I was also amused by something related to my current course in Economics–Bloody Mary is an entrepreneur.  The influx of American military personnel to the island has created a boom market for native handicrafts.  Bloody Mary has hired a bunch of her fellow islanders to make these items, at what are to American standards ridiculously low wages.  But they’re double the wages the French planters were paying for laborers and servants.  This has caused a labor shortage on the plantations.  But rather than raise the wages they pay, the planters complain to the U.S. military about the unfair competition!

The most glaring problem the movie has is the overuse of soft focus and “mood lighting” through the use of color filters.  During the first “Bali Hai” number it kind of works to convey the mystical nature of the island,   But it soon gets out of hand.  The director, Joshua Logan, actually apologized in public; he hadn’t realized how garish the color filters were going to look up on the big screen.

There’s also a pacing issue with the big lump of war movie that shows up in the second half of the film, which is jarring after the rest of the movie has been almost non-stop musical.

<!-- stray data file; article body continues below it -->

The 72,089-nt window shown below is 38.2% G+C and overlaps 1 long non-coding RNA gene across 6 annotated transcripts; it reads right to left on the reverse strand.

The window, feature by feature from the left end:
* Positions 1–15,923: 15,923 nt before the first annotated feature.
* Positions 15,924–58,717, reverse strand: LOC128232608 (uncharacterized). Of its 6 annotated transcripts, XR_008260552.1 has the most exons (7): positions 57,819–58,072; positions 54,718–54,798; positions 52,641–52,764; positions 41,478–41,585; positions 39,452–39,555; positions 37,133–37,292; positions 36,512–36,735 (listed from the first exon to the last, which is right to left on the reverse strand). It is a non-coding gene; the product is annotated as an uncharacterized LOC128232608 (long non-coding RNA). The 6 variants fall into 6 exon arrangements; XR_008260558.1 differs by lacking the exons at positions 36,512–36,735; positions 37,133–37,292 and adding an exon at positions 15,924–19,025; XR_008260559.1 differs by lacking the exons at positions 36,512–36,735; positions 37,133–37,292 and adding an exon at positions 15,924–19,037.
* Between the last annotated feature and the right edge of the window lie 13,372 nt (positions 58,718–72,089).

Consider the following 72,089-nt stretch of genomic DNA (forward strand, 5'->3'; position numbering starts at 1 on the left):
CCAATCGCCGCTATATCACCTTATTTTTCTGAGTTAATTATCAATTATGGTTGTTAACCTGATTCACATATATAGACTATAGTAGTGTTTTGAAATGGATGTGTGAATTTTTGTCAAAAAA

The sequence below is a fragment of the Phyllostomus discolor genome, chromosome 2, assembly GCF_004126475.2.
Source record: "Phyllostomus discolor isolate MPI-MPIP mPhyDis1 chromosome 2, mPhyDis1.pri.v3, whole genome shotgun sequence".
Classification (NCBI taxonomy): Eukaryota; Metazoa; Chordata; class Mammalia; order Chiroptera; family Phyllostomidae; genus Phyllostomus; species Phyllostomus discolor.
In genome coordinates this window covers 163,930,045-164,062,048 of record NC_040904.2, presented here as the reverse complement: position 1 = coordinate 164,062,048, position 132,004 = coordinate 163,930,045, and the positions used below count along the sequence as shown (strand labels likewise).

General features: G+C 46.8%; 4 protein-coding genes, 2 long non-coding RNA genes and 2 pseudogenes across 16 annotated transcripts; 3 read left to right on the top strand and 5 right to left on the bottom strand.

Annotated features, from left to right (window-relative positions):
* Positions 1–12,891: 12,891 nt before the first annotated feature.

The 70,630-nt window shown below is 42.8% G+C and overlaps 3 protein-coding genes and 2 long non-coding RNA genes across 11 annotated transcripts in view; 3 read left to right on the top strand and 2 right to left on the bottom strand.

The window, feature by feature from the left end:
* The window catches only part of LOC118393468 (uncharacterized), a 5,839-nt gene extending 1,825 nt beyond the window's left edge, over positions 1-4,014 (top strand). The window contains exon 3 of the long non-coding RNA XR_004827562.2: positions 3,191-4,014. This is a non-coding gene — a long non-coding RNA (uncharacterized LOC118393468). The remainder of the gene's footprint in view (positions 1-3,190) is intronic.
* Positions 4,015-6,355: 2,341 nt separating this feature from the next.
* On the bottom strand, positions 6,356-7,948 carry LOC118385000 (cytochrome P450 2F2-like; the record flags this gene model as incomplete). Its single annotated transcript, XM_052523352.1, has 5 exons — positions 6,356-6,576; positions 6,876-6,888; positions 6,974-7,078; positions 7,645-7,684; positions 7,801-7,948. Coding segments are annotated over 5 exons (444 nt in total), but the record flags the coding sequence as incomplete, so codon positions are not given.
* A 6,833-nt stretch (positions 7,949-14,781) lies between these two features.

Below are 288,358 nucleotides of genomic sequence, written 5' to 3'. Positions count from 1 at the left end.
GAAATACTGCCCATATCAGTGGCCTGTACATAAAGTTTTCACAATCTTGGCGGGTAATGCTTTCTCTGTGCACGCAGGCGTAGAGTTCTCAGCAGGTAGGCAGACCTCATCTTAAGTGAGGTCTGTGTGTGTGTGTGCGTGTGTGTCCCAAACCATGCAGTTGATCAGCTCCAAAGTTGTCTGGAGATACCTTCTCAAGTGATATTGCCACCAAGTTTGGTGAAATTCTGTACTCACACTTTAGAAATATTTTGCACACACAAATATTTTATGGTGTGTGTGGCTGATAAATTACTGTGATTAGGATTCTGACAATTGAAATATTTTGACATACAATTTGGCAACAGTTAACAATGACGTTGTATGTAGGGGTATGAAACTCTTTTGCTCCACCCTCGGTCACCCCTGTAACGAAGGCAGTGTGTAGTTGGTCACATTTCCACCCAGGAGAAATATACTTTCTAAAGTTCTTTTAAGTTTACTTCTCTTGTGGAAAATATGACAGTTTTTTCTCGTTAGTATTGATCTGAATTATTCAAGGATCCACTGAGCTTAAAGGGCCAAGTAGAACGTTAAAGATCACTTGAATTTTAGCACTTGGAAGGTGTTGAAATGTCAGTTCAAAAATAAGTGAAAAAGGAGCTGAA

Speaking of which, the movie shows its stage play roots by having several minutes of black screen at the beginning while the overture plays, more of this as an intermission,  and at the end with the postlude.   If you are watching this with children who have never seen formal theater before, you may want to explain the idea to them.  Perhaps rig up a little curtain on your TV to be lifted to echo the experience.

As the story is set on a tropical island, there are a lot of shirtless men and some bathing costumes that are risque by 1940s standards.   There’s also brief long-shot backside nudity at the beginning of the movie, apparently allowed by the Code under some sort of National Geographic exemption.  Some viewers may find Bloody Mary’s matchmaking of her daughter to the lieutenant very uncomfortable.  I know I did, the fact that it makes sense in the local culture notwithstanding.

Overall, a flawed film, but well worth seeing for the music and the beautiful scenery (when it isn’t being obscured by the color filters), with a message that is still relevant today.